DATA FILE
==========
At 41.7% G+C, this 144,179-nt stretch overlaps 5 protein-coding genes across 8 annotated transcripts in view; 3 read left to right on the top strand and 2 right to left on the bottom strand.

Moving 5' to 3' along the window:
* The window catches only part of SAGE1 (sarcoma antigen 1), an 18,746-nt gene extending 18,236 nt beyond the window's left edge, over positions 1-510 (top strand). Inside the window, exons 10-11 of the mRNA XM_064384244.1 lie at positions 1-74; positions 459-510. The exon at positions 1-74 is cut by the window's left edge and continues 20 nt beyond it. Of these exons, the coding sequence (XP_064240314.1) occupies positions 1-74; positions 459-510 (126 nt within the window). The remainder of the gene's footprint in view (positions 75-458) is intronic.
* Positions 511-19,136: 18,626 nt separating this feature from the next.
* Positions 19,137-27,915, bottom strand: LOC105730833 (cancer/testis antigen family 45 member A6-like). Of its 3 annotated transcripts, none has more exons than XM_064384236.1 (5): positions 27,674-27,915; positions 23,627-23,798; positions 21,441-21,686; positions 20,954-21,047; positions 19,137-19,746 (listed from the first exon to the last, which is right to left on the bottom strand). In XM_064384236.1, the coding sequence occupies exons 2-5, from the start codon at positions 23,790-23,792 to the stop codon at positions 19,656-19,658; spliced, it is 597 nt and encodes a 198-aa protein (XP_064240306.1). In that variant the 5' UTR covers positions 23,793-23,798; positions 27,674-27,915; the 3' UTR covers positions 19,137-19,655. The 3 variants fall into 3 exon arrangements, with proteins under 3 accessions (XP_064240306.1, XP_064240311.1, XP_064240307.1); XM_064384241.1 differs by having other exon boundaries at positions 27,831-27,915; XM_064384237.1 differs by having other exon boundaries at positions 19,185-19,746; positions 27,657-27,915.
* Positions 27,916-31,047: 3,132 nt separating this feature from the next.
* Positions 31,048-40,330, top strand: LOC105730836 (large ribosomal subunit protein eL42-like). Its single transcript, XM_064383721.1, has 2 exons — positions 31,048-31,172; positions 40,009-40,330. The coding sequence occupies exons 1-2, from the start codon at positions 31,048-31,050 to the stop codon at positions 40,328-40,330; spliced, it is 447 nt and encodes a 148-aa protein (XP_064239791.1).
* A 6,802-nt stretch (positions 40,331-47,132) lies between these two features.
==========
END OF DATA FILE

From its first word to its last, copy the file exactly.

At 41.7% G+C, this 144,179-nt stretch overlaps 5 protein-coding genes across 8 annotated transcripts in view; 3 read left to right on the top strand and 2 right to left on the bottom strand.

Moving 5' to 3' along the window:
* The window catches only part of SAGE1 (sarcoma antigen 1), an 18,746-nt gene extending 18,236 nt beyond the window's left edge, over positions 1-510 (top strand). Inside the window, exons 10-11 of the mRNA XM_064384244.1 lie at positions 1-74; positions 459-510. The exon at positions 1-74 is cut by the window's left edge and continues 20 nt beyond it. Of these exons, the coding sequence (XP_064240314.1) occupies positions 1-74; positions 459-510 (126 nt within the window). The remainder of the gene's footprint in view (positions 75-458) is intronic.
* Positions 511-19,136: 18,626 nt separating this feature from the next.
* Positions 19,137-27,915, bottom strand: LOC105730833 (cancer/testis antigen family 45 member A6-like). Of its 3 annotated transcripts, none has more exons than XM_064384236.1 (5): positions 27,674-27,915; positions 23,627-23,798; positions 21,441-21,686; positions 20,954-21,047; positions 19,137-19,746 (listed from the first exon to the last, which is right to left on the bottom strand). In XM_064384236.1, the coding sequence occupies exons 2-5, from the start codon at positions 23,790-23,792 to the stop codon at positions 19,656-19,658; spliced, it is 597 nt and encodes a 198-aa protein (XP_064240306.1). In that variant the 5' UTR covers positions 23,793-23,798; positions 27,674-27,915; the 3' UTR covers positions 19,137-19,655. The 3 variants fall into 3 exon arrangements, with proteins under 3 accessions (XP_064240306.1, XP_064240311.1, XP_064240307.1); XM_064384241.1 differs by having other exon boundaries at positions 27,831-27,915; XM_064384237.1 differs by having other exon boundaries at positions 19,185-19,746; positions 27,657-27,915.
* Positions 27,916-31,047: 3,132 nt separating this feature from the next.
* Positions 31,048-40,330, top strand: LOC105730836 (large ribosomal subunit protein eL42-like). Its single transcript, XM_064383721.1, has 2 exons — positions 31,048-31,172; positions 40,009-40,330. The coding sequence occupies exons 1-2, from the start codon at positions 31,048-31,050 to the stop codon at positions 40,328-40,330; spliced, it is 447 nt and encodes a 148-aa protein (XP_064239791.1).
* A 6,802-nt stretch (positions 40,331-47,132) lies between these two features.